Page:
Given the level of unemployment and poverty in the country, many young people continue to fall victims of human trafficking, especially young ladies. The prevalence of this vice led the Government into passing the law known as Trafficking in Persons Prohibition Law Enforcement and Administration Act, 2003 (“Trafficking Act”). Notwithstanding, the illegal business is still thriving.

Sadly, it is mostly people, least expected, who pretend to assist with providing jobs that often take advantage of the victims to sell them into prostitution. Care must be taken by parents to ensure their children do not fall victims like the two Nigerian ladies in the case of Mariam Mohammed v. Attorney General of the Federation [2021] 3 NWLR (Pt. 1764) 397 SC.

The sad story

Two Nigerian ladies (18 and 20) in need of jobs were sold into prostitution (from Nigeria to Libya) in the guise being employed as sales girls. They were deflowered and sexually molested in the process. Those responsible were two women: Eunice Owoyele (a pastor, but surely a fake one) and Mariam Mohammed (AKA Mama Blessing), in collaboration with other syndicates. The ladies were made to swear an oath by the “Bible and anointing oil” that they will do whatever they were asked to do.

After a torrid experience in Libya, one of the ladies was able to reach her mother in Nigeria on phone to narrate their ordeals. Below was her heartbreaking testimony on how she was able to do this (at pages 424-425 of the report):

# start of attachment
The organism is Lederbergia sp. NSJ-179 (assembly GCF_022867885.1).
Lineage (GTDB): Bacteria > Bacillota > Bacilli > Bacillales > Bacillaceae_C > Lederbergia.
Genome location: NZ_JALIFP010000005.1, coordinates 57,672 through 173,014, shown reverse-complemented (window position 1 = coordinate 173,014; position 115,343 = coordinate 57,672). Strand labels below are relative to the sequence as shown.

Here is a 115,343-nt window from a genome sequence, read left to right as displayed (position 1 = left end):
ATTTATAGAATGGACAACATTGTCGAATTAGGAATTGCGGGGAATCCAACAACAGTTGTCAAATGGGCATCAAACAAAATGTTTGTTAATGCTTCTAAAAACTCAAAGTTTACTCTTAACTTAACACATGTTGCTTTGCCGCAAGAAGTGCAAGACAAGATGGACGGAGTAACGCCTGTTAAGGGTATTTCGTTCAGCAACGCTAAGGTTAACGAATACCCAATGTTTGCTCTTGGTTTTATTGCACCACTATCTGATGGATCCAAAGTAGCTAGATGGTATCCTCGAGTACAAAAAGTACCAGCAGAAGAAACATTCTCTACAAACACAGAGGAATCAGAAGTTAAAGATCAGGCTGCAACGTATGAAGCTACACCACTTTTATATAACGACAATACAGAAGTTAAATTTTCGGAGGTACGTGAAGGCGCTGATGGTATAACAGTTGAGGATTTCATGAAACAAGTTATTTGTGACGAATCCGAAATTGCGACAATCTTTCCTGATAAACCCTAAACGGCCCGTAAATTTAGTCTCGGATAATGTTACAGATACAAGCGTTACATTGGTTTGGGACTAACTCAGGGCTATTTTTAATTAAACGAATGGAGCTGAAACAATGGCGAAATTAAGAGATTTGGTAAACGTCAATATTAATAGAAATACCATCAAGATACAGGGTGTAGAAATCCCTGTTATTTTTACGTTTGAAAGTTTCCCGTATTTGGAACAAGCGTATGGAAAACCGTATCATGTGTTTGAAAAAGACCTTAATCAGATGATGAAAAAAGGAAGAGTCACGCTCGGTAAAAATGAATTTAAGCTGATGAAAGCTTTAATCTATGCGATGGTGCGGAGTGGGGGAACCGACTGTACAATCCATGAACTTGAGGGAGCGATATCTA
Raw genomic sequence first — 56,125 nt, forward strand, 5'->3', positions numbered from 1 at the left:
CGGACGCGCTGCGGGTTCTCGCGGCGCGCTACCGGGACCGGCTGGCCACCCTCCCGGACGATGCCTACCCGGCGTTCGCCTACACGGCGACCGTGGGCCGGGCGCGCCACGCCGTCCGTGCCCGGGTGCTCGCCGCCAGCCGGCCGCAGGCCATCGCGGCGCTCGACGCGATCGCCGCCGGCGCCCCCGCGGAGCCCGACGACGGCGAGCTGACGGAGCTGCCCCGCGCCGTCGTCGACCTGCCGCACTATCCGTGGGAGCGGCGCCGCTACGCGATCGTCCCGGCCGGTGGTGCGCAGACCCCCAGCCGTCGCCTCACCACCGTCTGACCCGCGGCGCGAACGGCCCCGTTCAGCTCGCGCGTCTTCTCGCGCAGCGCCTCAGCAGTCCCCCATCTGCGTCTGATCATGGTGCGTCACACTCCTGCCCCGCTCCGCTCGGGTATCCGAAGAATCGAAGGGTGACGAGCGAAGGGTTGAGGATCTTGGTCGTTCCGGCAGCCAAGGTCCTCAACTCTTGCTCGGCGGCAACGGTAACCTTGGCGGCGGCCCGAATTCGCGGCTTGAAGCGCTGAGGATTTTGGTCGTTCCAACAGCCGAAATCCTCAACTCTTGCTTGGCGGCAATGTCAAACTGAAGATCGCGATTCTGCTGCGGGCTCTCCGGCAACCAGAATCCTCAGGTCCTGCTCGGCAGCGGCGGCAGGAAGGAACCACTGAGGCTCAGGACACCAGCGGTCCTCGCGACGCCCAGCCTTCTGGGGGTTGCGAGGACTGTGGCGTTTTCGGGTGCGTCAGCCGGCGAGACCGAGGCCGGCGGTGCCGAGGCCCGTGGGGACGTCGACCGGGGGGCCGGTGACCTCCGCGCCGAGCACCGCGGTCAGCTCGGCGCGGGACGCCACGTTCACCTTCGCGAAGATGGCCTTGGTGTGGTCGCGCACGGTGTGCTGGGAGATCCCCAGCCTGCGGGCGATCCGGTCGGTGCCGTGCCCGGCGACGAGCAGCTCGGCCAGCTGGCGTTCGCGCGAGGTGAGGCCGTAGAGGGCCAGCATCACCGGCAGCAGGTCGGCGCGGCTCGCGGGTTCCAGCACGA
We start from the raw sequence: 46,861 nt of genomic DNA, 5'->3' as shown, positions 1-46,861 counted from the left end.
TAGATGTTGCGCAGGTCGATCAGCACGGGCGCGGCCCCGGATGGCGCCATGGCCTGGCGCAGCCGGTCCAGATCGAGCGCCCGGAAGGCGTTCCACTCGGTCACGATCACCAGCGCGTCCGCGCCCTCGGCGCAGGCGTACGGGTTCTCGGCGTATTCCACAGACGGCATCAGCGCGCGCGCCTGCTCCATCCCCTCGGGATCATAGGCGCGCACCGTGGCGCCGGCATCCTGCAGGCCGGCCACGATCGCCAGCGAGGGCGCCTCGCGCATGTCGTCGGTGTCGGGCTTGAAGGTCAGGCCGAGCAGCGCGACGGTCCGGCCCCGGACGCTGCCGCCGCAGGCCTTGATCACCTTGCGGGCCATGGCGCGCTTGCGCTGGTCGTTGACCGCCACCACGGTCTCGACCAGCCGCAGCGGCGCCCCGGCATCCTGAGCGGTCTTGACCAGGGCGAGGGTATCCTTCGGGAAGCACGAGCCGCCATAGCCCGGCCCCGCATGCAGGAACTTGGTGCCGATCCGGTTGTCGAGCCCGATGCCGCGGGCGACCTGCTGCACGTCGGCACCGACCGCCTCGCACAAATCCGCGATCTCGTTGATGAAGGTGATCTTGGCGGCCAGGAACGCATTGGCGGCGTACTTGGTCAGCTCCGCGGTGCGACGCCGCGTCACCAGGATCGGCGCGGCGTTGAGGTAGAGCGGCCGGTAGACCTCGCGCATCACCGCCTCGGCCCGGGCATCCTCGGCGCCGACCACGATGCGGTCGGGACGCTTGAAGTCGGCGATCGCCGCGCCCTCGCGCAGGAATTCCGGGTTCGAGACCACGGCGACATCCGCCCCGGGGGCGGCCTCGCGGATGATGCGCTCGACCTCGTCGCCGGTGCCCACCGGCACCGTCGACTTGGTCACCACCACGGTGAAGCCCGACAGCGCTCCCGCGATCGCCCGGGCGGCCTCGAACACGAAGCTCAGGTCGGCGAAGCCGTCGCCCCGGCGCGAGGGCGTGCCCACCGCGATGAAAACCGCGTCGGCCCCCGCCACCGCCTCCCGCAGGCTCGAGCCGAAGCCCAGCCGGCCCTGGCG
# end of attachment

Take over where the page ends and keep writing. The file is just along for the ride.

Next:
When I got there (a town in Libya), they told me that I was going to start prostitution that date. I begged but they refused… They forced me to have sex with an Arab man that day and it was hell. They do not allow you to see the money. They pay money to Gani’s wife… One night they gave me to a man for overnight. I begged the man to allow me use his phone. I was able to call my mother to report to her all I was going through…

The ladies eventually returned home after much pressure and by the help of one Oduduwa Association Chairman. The traffickers were eventually apprehended and charged to Court under the Trafficking Act, on three counts – procurement of the victims for prostitution (Section 15(a)); organizing foreign travel for the victims for the purpose of prostitution (Section 16); and deceitful inducement of the victims for prostitution (Section 19(1)).

At the conclusion of trial, Eunice (the 1st accused) was found guilty on counts 1 and 3 (bordering on procument and deceitful inducement of the victims for prostitution). Mariam was found guilty on all the counts and sentenced to 14 years imprisonment without an option of fine (on count 1); 10 years without option of fine (on count 2) and 3 years (on count 3).

One of the traffickers, Mariam Mohammed (as Appellant), appealed to the Court of Appeal which affirmed her conviction and sentence. Aggrieved, she further appealed to the Supreme Court, contending that there were inconsistencies in the evidence of the witnesses. She also challenged the sentences ordered.

In a Judgment delivered on 22 May 2020, the apex Court found that the evidence of the witnesses (one of the victims and her mum) were largely consistent. The Court confirmed the Appellant’s conviction and sentencing.

The Supreme Court, with all pleasure, increased her sentence on Count 3 from 3 years to 10 years. Kekere-Ekun, JSC explained (at page 432):